YouTube and guilty pleasures…

My local gym has recently installed new cardio equipment with touch screen monitors and internet access. So I find myself indulging in what some musicologists call “guilty pleasures” on YouTube – music that was so naff or cheesy when it first came out that no serious music lover would ever admit to liking it, but now it’s OK because retro is cool.*


However, when I stumbled upon a couple of unauthorised YouTube posts featuring my own band, it got me thinking about all the “unofficial” uploads, and the impact that digital technology and social media are having through the increasing disregard for copyright and the rapid erosion of traditional business models by which content creators commercialize their intellectual property.

As more companies use digital media to support sales and marketing, brand management, customer engagement and market analysis, it becomes a valuable product or asset in its own right.

Even if you don’t believe your business is concerned with either content creation or commercializing intangible assets, there are implications for how you protect your business against commoditization or disintermediation.

What are the implications of new delivery channels for contemporary content creators, and what lessons does this offer to other businesses? 

For example, how can artists earn adequate fees from music streaming services? What do broadcasters gain from personalised radio apps? Who is making sure authors and publishers get their fair share of royalties from “curated” and aggregated content services?

The truth is, I don’t think anyone really knows the answers to these questions.

Some musicians may feel they are not adequately compensated by commercial streaming services; others recognise that the game has changed, that releasing recorded music is no longer enough to provide them with a living. In the past, musicians toured to promote their latest albums; now they release music to promote their next concert tour. They also know they must take more direct control over their income sources and revenue streams from music sales, live performance, merchandising and publishing.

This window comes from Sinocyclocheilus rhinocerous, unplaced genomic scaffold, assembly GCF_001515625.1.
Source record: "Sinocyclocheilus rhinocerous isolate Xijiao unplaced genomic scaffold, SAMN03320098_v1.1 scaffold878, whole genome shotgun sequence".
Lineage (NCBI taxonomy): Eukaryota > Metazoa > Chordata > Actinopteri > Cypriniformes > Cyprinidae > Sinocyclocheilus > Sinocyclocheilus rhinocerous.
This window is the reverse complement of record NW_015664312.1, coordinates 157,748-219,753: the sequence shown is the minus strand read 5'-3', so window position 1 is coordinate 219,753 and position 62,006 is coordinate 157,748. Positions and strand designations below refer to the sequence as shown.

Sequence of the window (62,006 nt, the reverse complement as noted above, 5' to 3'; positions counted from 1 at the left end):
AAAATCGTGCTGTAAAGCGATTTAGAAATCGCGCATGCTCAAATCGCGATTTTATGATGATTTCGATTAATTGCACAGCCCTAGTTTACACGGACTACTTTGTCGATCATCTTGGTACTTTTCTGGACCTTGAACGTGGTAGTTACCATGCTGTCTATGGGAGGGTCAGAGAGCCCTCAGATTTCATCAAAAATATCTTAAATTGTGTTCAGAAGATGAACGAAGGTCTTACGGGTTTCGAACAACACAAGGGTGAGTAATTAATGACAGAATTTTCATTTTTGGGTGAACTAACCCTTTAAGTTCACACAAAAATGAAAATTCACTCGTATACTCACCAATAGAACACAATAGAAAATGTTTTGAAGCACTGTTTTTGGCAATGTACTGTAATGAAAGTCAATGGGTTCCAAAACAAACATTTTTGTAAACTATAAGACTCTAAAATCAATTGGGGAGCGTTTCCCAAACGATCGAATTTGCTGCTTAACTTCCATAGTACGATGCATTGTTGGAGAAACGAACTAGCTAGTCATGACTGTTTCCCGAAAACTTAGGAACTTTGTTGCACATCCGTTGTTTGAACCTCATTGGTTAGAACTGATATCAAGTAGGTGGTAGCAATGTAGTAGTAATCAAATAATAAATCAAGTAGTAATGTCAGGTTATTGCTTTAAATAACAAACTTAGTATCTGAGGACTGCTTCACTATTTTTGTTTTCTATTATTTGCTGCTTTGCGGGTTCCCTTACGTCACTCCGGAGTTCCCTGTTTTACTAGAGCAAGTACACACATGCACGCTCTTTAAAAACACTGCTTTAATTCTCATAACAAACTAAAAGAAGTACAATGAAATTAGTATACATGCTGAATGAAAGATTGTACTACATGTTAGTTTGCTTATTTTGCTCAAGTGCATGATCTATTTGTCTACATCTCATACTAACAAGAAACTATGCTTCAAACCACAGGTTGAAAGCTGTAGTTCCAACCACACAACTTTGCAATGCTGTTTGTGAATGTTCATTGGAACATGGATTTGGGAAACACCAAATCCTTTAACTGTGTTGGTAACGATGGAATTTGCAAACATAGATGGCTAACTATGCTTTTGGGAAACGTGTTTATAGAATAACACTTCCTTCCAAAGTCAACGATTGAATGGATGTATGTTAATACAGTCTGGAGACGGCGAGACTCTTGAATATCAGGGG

For broadcasters, traditional content syndication models may no longer work if content can be disaggregated and re-aggregated without them really knowing about it. Internet streaming and web broadcasting are wonderful things, but how will advertisers react when broadcasters have limited ways of measuring the audience, because nobody knows where they are, or who they are, or when they are listening/watching?

Even authors and publishers, with a long and established history of licensing systems such as public lending rights, are wary of schemes to digitize their back catalogues. They are in a bind, because they know some income from these programs is better than none, but does it justify losing a high degree of control over the commercialisation and distribution of their copyright material?

Which brings me back to YouTube, one of the “best” examples of commercialised copyright infringement that the internet and social media have created. Even if file sharing services such as Megaupload are no longer with us, or controversial music re-sellers like LegalSounds have shut down, with very little effort anyone can extract content posted to YouTube, despite the fact that the latter does not actually support a download function.

For my part, I’ll happily admit to accessing YouTube content which is subject to copyright infringement – so much material on YouTube appears to have been posted without the prior consent (or knowledge) of the copyright holder. I’m actually very pleased that someone has posted it because I enjoy watching long-forgotten documentaries and TV interviews, out-of-print live recordings and broadcasts, and stuff that is unavailable commercially. But my consumption of this content is largely predicated on unauthorised uploading.